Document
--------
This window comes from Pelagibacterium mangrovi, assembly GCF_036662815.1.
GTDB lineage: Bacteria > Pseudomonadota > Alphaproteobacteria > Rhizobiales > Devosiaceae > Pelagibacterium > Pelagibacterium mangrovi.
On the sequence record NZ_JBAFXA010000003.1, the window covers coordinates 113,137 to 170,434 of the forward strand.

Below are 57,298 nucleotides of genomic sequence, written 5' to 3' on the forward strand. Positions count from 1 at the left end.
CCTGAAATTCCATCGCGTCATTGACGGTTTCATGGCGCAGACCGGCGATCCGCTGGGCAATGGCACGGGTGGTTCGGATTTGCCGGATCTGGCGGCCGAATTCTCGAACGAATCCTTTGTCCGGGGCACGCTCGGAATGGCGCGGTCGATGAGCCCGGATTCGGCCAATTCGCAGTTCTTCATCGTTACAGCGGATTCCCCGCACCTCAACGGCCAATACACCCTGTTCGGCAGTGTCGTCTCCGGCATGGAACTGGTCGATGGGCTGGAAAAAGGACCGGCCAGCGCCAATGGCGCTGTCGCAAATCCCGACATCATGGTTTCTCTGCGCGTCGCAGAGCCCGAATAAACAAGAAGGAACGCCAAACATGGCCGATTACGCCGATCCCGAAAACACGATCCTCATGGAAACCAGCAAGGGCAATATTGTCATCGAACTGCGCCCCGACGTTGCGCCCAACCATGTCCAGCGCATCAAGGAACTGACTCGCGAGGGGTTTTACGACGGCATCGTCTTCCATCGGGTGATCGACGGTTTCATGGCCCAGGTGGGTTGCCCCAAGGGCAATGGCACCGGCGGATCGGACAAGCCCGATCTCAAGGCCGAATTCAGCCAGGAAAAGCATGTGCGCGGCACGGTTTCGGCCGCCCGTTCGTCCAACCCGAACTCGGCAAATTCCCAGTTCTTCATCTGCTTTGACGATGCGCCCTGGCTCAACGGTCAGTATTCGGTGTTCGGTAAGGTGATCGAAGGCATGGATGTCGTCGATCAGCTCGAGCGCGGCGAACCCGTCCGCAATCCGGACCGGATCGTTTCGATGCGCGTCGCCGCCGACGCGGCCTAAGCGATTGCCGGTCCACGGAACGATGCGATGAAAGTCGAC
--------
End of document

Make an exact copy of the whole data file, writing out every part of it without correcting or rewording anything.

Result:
This window comes from Pelagibacterium mangrovi, assembly GCF_036662815.1.
GTDB lineage: Bacteria > Pseudomonadota > Alphaproteobacteria > Rhizobiales > Devosiaceae > Pelagibacterium > Pelagibacterium mangrovi.
On the sequence record NZ_JBAFXA010000003.1, the window covers coordinates 113,137 to 170,434 of the forward strand.

Below are 57,298 nucleotides of genomic sequence, written 5' to 3' on the forward strand. Positions count from 1 at the left end.
CCTGAAATTCCATCGCGTCATTGACGGTTTCATGGCGCAGACCGGCGATCCGCTGGGCAATGGCACGGGTGGTTCGGATTTGCCGGATCTGGCGGCCGAATTCTCGAACGAATCCTTTGTCCGGGGCACGCTCGGAATGGCGCGGTCGATGAGCCCGGATTCGGCCAATTCGCAGTTCTTCATCGTTACAGCGGATTCCCCGCACCTCAACGGCCAATACACCCTGTTCGGCAGTGTCGTCTCCGGCATGGAACTGGTCGATGGGCTGGAAAAAGGACCGGCCAGCGCCAATGGCGCTGTCGCAAATCCCGACATCATGGTTTCTCTGCGCGTCGCAGAGCCCGAATAAACAAGAAGGAACGCCAAACATGGCCGATTACGCCGATCCCGAAAACACGATCCTCATGGAAACCAGCAAGGGCAATATTGTCATCGAACTGCGCCCCGACGTTGCGCCCAACCATGTCCAGCGCATCAAGGAACTGACTCGCGAGGGGTTTTACGACGGCATCGTCTTCCATCGGGTGATCGACGGTTTCATGGCCCAGGTGGGTTGCCCCAAGGGCAATGGCACCGGCGGATCGGACAAGCCCGATCTCAAGGCCGAATTCAGCCAGGAAAAGCATGTGCGCGGCACGGTTTCGGCCGCCCGTTCGTCCAACCCGAACTCGGCAAATTCCCAGTTCTTCATCTGCTTTGACGATGCGCCCTGGCTCAACGGTCAGTATTCGGTGTTCGGTAAGGTGATCGAAGGCATGGATGTCGTCGATCAGCTCGAGCGCGGCGAACCCGTCCGCAATCCGGACCGGATCGTTTCGATGCGCGTCGCCGCCGACGCGGCCTAAGCGATTGCCGGTCCACGGAACGATGCGATGAAAGTCGAC